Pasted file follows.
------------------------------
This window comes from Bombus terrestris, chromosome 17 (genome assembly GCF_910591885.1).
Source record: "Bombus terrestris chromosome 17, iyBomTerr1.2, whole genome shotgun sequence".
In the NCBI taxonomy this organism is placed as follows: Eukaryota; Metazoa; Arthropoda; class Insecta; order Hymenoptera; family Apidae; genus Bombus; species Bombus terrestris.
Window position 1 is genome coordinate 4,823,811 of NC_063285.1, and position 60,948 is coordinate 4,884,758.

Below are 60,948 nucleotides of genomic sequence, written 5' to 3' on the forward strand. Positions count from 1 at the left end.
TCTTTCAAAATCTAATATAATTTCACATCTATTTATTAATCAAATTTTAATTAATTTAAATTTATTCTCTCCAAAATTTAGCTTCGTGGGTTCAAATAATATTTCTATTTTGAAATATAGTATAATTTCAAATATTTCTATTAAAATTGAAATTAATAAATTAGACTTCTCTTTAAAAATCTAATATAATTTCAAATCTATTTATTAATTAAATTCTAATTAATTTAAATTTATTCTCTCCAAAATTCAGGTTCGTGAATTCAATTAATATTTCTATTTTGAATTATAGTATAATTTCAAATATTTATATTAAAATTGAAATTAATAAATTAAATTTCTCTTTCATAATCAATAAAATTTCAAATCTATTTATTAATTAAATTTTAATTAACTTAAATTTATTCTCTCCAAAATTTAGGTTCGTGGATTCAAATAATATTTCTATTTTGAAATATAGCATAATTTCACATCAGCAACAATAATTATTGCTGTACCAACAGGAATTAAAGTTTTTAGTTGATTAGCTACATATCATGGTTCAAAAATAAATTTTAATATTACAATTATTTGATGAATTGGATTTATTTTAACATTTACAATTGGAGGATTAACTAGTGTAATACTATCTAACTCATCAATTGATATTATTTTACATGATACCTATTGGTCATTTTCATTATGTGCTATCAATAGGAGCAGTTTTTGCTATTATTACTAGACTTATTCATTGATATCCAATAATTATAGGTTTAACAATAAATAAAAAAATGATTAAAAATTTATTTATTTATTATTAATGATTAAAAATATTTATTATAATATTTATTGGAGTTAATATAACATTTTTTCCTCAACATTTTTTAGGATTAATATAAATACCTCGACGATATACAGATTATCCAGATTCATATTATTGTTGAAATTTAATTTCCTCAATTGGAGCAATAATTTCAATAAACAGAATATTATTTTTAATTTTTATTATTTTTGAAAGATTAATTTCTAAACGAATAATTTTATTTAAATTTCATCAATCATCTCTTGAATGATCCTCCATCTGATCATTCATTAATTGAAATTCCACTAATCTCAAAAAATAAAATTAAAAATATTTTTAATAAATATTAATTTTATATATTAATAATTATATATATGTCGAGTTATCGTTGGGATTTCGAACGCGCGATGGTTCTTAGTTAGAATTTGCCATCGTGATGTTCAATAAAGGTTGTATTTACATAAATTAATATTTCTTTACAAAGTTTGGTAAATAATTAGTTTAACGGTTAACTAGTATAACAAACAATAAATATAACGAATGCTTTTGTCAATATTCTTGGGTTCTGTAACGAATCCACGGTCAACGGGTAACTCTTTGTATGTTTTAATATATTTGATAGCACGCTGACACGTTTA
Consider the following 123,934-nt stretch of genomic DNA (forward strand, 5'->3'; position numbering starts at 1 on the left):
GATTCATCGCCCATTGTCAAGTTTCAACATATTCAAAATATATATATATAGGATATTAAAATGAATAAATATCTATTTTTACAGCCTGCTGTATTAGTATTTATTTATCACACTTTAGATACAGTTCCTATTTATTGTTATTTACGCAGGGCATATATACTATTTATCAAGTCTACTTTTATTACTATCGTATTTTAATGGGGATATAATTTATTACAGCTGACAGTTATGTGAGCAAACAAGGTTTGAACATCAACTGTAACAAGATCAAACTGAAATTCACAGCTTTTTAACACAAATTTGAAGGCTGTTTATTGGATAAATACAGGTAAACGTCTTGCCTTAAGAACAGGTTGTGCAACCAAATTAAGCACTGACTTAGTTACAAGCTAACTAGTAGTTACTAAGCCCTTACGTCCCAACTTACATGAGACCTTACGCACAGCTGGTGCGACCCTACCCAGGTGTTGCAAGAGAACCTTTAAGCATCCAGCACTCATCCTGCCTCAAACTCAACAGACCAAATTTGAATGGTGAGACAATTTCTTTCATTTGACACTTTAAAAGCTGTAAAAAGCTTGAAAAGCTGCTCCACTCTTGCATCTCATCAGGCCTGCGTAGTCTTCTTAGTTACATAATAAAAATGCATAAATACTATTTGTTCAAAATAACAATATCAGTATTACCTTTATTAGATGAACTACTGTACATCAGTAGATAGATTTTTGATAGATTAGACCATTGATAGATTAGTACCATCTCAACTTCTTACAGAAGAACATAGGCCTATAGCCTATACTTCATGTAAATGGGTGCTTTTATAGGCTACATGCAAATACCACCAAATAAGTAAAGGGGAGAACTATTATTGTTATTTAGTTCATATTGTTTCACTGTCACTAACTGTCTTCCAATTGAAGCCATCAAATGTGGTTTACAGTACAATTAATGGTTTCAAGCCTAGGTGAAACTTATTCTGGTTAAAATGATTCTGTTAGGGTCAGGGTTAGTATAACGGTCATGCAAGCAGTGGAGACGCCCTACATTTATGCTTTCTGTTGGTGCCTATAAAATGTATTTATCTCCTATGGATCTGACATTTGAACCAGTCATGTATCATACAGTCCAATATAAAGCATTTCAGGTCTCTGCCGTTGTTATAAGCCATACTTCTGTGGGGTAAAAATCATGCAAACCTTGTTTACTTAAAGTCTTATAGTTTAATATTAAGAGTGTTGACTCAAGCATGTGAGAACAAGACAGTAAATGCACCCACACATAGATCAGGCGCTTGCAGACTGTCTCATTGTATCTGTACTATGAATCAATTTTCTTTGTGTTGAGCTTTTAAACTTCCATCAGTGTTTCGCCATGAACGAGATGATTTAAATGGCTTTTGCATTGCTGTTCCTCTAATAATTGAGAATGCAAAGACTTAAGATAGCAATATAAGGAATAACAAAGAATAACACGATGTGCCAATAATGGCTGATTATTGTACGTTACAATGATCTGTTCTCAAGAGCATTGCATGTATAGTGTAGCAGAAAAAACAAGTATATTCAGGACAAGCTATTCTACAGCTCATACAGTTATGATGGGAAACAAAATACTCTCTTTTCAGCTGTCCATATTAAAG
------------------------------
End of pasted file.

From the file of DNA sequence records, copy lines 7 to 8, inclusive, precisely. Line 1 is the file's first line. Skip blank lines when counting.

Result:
Consider the following 123,934-nt stretch of genomic DNA (forward strand, 5'->3'; position numbering starts at 1 on the left):
GATTCATCGCCCATTGTCAAGTTTCAACATATTCAAAATATATATATATAGGATATTAAAATGAATAAATATCTATTTTTACAGCCTGCTGTATTAGTATTTATTTATCACACTTTAGATACAGTTCCTATTTATTGTTATTTACGCAGGGCATATATACTATTTATCAAGTCTACTTTTATTACTATCGTATTTTAATGGGGATATAATTTATTACAGCTGACAGTTATGTGAGCAAACAAGGTTTGAACATCAACTGTAACAAGATCAAACTGAAATTCACAGCTTTTTAACACAAATTTGAAGGCTGTTTATTGGATAAATACAGGTAAACGTCTTGCCTTAAGAACAGGTTGTGCAACCAAATTAAGCACTGACTTAGTTACAAGCTAACTAGTAGTTACTAAGCCCTTACGTCCCAACTTACATGAGACCTTACGCACAGCTGGTGCGACCCTACCCAGGTGTTGCAAGAGAACCTTTAAGCATCCAGCACTCATCCTGCCTCAAACTCAACAGACCAAATTTGAATGGTGAGACAATTTCTTTCATTTGACACTTTAAAAGCTGTAAAAAGCTTGAAAAGCTGCTCCACTCTTGCATCTCATCAGGCCTGCGTAGTCTTCTTAGTTACATAATAAAAATGCATAAATACTATTTGTTCAAAATAACAATATCAGTATTACCTTTATTAGATGAACTACTGTACATCAGTAGATAGATTTTTGATAGATTAGACCATTGATAGATTAGTACCATCTCAACTTCTTACAGAAGAACATAGGCCTATAGCCTATACTTCATGTAAATGGGTGCTTTTATAGGCTACATGCAAATACCACCAAATAAGTAAAGGGGAGAACTATTATTGTTATTTAGTTCATATTGTTTCACTGTCACTAACTGTCTTCCAATTGAAGCCATCAAATGTGGTTTACAGTACAATTAATGGTTTCAAGCCTAGGTGAAACTTATTCTGGTTAAAATGATTCTGTTAGGGTCAGGGTTAGTATAACGGTCATGCAAGCAGTGGAGACGCCCTACATTTATGCTTTCTGTTGGTGCCTATAAAATGTATTTATCTCCTATGGATCTGACATTTGAACCAGTCATGTATCATACAGTCCAATATAAAGCATTTCAGGTCTCTGCCGTTGTTATAAGCCATACTTCTGTGGGGTAAAAATCATGCAAACCTTGTTTACTTAAAGTCTTATAGTTTAATATTAAGAGTGTTGACTCAAGCATGTGAGAACAAGACAGTAAATGCACCCACACATAGATCAGGCGCTTGCAGACTGTCTCATTGTATCTGTACTATGAATCAATTTTCTTTGTGTTGAGCTTTTAAACTTCCATCAGTGTTTCGCCATGAACGAGATGATTTAAATGGCTTTTGCATTGCTGTTCCTCTAATAATTGAGAATGCAAAGACTTAAGATAGCAATATAAGGAATAACAAAGAATAACACGATGTGCCAATAATGGCTGATTATTGTACGTTACAATGATCTGTTCTCAAGAGCATTGCATGTATAGTGTAGCAGAAAAAACAAGTATATTCAGGACAAGCTATTCTACAGCTCATACAGTTATGATGGGAAACAAAATACTCTCTTTTCAGCTGTCCATATTAAAG